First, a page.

Debunking California’s Family Law Myths

February 2013Brochures

Domestic Violence requires violence: FALSE
Domestic violence can include conduct which is not necessarily violent such as harassment, stalking, threats of violence or placing someone in a circumstance where they fear for their safety. It could even include surveillance by a private investigator.

Premarital Agreements are hard to enforce: FALSE
If properly prepared with full financial disclosure and the right to consult with an attorney, premarital agreements are favored and are typically enforceable.

If you are not married but live together for ten years, you have a common law marriage: FALSE
Common law marriage does not exist in California.

If you sign a Premarital Agreement within seven days of the wedding, it is invalid: FALSE
The seven-day rule has nothing to do with when the wedding takes place. The seven-day rule requires a party to have a premarital agreement for at least seven days before they sign it. This is to provide time for individuals to obtain advice from an attorney.

The ten-year rule means if you are married for ten years or more, you must pay lifetime spousal support but if you are married less than ten years, you pay spousal support for half the length of the marriage: FALSE
Marriages of less than ten years are not considered “long-term marriages,” and it is expected that people will become self-supporting in a reasonable period of time presumed to be one-half the length of the marriage. This can be refuted, however. Courts can cut off spousal support rights for people who have been married for more than ten years and can extend spousal support rights for more than one-half the length of the marriage for people who have been married for less than ten years.

The parties are legally separated when one party files for divorce (or for legal separation): FALSE
The parties are not legally separated until the court issues a Judgment/Order for legal separation, based upon the parties’ mutual agreement or after a hearing on the issue of the date of separation. In the event of a hearing, the court will consider such factors as whether the parties continue to reside together, have marital relations, share joint finances, file joint tax returns and hold themselves out to others as though they are still a married couple.

If someone has assets, the other party does not have to pay their attorneys fees: FALSE
Having money or assets is not a bar to requesting attorney’s fees. The relative financial position of the parties and each party’s access to funds is considered. If the other party has far more income (after payment of support) or significantly more assets, they will have to contribute toward the other party’s attorney’s fees and costs.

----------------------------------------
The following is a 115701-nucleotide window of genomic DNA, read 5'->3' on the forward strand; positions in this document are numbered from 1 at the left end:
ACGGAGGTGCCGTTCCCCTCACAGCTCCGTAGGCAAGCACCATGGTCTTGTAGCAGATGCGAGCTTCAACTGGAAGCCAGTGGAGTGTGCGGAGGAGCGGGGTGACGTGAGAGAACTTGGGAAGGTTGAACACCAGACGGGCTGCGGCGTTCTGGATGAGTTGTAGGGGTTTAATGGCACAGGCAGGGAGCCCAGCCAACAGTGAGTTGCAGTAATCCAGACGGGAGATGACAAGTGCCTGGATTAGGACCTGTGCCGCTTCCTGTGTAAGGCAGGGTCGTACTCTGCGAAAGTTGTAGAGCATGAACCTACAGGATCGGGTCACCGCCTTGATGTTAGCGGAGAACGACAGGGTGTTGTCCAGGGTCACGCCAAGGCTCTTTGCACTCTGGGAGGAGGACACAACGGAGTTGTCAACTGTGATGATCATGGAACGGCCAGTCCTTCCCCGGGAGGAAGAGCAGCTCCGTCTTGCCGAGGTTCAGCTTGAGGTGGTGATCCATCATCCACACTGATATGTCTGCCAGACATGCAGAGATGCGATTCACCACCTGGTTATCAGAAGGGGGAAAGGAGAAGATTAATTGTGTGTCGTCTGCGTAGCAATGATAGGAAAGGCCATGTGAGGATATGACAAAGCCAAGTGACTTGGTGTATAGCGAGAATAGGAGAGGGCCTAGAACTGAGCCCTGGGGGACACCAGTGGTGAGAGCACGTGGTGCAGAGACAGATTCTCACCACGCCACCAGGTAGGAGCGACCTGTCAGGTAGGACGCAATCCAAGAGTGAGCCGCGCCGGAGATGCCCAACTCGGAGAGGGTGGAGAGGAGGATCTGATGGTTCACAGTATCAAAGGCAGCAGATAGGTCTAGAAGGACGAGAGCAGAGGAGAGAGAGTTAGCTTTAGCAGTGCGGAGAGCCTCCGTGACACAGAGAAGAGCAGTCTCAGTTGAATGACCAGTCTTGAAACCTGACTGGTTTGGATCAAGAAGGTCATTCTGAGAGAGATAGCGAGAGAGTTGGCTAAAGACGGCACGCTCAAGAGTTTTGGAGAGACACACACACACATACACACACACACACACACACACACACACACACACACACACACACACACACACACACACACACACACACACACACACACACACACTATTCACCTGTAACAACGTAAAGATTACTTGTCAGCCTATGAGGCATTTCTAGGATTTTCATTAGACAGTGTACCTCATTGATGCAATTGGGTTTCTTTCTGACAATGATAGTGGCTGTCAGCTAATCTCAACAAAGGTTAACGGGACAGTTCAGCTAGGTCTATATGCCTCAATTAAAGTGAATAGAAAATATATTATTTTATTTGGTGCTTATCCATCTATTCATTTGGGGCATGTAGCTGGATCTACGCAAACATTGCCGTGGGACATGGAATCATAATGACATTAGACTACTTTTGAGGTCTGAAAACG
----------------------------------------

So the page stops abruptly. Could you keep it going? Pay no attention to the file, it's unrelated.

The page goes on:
If you acquire an asset during marriage in your own name, it is not community property: FALSE
There is a presumption that assets acquired during marriage are community property. This presumption can be refuted by evidence that the asset was acquired from a separate property asset owned before the marriage or from a gift or inheritance before, during or after the marriage.

You can provide for child support and child custody in premarital agreements: FALSE
Provisions regarding child support and child custody in premarital agreements are void as a matter of public policy.

You can’t waive or limit spousal support in premarital agreements: FALSE
Spousal support waivers or limitations in premarital agreements do not violate public policy. These provisions are looked at by courts at the time of the enforcement of the provision/agreement to determine whether enforcement would be unconscionable (which term is undefined but clearly means something more than unfair).

If you cohabit but do not marry, you cannot be sued for financial support or property division: FALSE
Palimony lawsuits (otherwise known as a Marvin lawsuit named after the actor Lee Marvin), are permissible and permit someone to claim that there exists a verbal contract to pool assets and/or support the other party. Cohabitation Agreements are a great mechanism for prohibiting such a claim from being made.

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